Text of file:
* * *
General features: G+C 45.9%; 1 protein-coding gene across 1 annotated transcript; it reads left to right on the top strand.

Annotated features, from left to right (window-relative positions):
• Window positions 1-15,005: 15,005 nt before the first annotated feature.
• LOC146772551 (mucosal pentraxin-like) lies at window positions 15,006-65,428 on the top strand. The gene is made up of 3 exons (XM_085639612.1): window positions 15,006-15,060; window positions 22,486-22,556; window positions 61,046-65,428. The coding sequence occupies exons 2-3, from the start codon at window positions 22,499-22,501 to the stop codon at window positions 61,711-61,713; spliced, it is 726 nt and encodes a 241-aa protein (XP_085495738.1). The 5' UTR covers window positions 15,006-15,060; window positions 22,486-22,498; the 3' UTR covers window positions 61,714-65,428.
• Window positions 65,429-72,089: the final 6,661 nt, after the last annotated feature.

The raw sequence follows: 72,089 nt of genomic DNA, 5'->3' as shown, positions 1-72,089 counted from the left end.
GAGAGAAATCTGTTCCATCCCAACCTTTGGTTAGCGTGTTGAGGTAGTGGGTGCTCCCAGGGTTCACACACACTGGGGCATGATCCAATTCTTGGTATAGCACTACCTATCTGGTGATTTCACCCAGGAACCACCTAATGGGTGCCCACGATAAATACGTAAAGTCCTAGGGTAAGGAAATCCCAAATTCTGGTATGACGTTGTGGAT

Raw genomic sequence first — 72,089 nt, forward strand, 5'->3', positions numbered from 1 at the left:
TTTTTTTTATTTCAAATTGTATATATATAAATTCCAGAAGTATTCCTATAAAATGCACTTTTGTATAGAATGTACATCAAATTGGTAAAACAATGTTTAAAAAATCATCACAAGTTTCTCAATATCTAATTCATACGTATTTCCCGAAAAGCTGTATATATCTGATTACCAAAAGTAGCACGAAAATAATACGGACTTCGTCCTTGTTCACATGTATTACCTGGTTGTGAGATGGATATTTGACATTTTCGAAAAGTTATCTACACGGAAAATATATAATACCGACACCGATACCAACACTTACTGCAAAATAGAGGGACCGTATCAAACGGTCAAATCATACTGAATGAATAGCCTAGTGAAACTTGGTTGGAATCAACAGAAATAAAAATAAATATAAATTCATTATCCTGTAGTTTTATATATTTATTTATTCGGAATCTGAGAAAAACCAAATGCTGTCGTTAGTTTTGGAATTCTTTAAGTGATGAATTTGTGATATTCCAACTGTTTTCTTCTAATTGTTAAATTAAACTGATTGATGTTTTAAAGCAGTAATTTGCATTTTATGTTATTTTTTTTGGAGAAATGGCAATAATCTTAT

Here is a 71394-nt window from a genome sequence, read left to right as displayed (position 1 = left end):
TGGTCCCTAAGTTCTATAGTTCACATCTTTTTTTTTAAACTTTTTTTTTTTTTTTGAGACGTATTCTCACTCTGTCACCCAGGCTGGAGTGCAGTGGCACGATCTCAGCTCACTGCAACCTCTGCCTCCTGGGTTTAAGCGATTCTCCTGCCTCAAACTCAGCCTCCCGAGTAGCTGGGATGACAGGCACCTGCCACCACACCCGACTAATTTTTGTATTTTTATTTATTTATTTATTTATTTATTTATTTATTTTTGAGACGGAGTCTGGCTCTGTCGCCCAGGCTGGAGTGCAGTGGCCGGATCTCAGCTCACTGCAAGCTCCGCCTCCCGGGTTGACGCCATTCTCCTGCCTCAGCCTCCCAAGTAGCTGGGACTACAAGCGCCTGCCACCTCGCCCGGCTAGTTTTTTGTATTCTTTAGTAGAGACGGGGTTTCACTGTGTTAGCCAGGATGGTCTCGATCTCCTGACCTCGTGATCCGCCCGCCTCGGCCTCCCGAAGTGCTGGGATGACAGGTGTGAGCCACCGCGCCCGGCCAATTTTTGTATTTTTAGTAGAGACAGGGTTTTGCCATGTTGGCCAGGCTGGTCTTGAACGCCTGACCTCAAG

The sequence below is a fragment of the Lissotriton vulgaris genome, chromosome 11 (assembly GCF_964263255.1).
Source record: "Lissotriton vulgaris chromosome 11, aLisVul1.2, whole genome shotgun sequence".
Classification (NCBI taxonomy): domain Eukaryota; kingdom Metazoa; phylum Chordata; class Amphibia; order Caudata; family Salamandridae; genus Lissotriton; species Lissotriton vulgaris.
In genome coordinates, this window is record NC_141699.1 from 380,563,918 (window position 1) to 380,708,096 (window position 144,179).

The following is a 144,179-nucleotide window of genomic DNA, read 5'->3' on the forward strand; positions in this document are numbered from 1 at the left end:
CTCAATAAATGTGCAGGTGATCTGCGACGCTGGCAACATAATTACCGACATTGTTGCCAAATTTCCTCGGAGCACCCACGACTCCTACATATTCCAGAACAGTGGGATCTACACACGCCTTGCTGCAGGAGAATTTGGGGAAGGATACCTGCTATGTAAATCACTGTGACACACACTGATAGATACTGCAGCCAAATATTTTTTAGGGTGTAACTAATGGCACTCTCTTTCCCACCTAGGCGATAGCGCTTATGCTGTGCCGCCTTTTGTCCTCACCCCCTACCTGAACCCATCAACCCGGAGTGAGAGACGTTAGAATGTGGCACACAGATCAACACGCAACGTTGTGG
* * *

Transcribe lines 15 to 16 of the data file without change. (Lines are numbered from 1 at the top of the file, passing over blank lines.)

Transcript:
In genome coordinates, this window is record NC_141699.1 from 380,563,918 (window position 1) to 380,708,096 (window position 144,179).

The following is a 144,179-nucleotide window of genomic DNA, read 5'->3' on the forward strand; positions in this document are numbered from 1 at the left end: